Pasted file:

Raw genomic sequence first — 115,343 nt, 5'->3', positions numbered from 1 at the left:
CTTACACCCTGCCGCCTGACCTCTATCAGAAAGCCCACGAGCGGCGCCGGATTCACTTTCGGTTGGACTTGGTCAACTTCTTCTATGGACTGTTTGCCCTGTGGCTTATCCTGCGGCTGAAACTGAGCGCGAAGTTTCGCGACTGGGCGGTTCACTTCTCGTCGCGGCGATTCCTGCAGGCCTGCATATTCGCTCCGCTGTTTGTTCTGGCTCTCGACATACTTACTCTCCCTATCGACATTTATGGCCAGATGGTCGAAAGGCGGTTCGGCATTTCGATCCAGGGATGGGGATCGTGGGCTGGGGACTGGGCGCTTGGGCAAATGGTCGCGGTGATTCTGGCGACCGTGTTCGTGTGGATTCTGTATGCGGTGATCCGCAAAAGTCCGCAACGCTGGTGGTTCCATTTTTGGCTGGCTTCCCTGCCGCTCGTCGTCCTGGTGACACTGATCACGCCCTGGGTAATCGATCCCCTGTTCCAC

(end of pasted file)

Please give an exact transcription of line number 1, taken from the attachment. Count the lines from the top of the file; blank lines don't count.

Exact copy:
Raw genomic sequence first — 115,343 nt, 5'->3', positions numbered from 1 at the left: